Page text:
The most common Cyber Attack Scams and How to avoid them

The Most Common Cyber Attack Scams in 2024 and How to Avoid Them

Every year, cybersecurity threats are becoming more sophisticated and challenging to spot until it’s too late. Cybercriminals tend to go after bigger targets, namely large businesses and companies, but it seems like nobody is safe anymore. Threat intelligence reports help identify potential cyberattacks, but we should still learn how to avoid them.

So, what is the best way to stay safe online? There is no straightforward answer to that question because you should deal with the problem by applying several methods at the same time. For example, keeping up with cybersecurity trends can help enormously. But you should also work on your cyber hygiene almost daily.

Without further ado, let’s go through the most common cyberattacks and scams reported this year and learn how to avoid them successfully in the future.

5 common cybersecurity threats

The Internet of Things attacks

As we embrace the new tech and introduce smart devices into our daily lives, we are working on connecting everything around us into our own little network. Even if we don’t plan on creating a smart home or workspace, our devices still sync and share data. And IoT networks can be an easy target for cybercriminals.

If hackers find a vulnerability in one of the devices, they could use it against you. Imagine what they might do if they had access to your smart locks or alarm system. Not to forget that cybercriminals could ask for money to return full access to your smart devices.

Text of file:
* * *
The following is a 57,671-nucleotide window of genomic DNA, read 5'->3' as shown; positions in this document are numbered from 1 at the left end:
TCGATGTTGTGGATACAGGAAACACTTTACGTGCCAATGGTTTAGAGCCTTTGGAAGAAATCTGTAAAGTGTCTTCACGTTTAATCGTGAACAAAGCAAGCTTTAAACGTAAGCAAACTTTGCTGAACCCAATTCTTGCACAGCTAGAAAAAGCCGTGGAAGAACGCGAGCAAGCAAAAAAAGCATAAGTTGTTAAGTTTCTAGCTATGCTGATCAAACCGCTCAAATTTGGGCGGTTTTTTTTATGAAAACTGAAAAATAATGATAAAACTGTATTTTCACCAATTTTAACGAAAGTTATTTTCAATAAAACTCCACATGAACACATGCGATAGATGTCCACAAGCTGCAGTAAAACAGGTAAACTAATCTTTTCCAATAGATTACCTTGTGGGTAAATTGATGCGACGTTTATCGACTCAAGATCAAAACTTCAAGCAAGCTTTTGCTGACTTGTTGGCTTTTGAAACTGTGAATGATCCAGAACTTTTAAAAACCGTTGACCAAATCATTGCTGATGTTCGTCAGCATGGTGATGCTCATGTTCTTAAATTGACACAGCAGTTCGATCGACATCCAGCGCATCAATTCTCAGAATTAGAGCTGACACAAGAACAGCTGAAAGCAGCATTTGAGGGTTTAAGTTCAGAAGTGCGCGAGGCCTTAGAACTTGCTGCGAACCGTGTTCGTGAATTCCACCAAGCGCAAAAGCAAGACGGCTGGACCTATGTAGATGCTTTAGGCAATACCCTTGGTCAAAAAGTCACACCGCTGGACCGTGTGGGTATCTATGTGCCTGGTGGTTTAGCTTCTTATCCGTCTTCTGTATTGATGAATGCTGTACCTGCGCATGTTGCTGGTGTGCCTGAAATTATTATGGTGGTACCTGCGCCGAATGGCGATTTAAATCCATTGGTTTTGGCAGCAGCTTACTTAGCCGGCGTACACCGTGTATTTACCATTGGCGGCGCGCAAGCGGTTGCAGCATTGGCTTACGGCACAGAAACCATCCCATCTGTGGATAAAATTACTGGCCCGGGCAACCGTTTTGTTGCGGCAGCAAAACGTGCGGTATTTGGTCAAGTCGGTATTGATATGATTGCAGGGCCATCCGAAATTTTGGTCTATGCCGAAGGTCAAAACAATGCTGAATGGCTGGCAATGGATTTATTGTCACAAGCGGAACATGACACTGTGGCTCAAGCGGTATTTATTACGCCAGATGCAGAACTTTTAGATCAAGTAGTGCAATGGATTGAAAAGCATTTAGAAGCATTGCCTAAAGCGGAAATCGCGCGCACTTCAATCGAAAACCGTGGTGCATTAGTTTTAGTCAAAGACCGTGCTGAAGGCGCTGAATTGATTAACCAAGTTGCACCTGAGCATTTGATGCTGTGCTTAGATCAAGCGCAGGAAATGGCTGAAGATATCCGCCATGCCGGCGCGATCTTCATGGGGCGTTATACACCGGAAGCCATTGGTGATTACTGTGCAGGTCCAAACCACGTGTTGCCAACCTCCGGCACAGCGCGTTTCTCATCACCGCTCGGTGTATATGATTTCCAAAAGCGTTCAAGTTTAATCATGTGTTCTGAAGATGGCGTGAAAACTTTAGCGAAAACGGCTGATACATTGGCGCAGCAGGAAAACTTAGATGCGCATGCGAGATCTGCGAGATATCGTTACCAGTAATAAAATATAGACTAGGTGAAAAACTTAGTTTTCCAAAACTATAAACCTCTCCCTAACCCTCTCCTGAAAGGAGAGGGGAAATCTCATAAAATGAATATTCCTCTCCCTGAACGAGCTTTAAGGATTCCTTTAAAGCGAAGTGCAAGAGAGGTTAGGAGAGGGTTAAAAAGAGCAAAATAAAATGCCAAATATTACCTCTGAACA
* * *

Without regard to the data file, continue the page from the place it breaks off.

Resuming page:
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Cryptojacking

Have you noticed poor computer performance lately? Chances are cybercriminals have hijacked it for mining.

The popularity of cryptocurrencies resulted in hackers trying to take over third-party computers and their processing power to mine more virtual money. Your system might be seriously affected by cryptojacking, so it is important to pay attention to any sudden change in performance.

Hackers hijack personal and work computers and mobile devices by sending malicious links via email or messages. You could also pick up the script code by visiting a website or clicking on an infected ad. While these scripts won’t steal your personal information, they can slow down your device and increase your electricity bill.

Ransomware

Even though ransomware attacks have been in the headlines for years, it seems that the popularity of this cyberattack is not dwindling. We have seen several large ransomware attacks in 2023 as hackers targeted well-known businesses. One of the most significant attacks happened in September when MGM Resorts in Las Vegas was shut down, resulting in a major financial loss.

Cybercriminals prefer targeting businesses that could pay more to regain access to their networks. But individuals with poor cyber hygiene are in danger, too. Learning about good cybersecurity habits and using the data gathered by threat intelligence could prepare you for a ransomware attack before it happens.

Phishing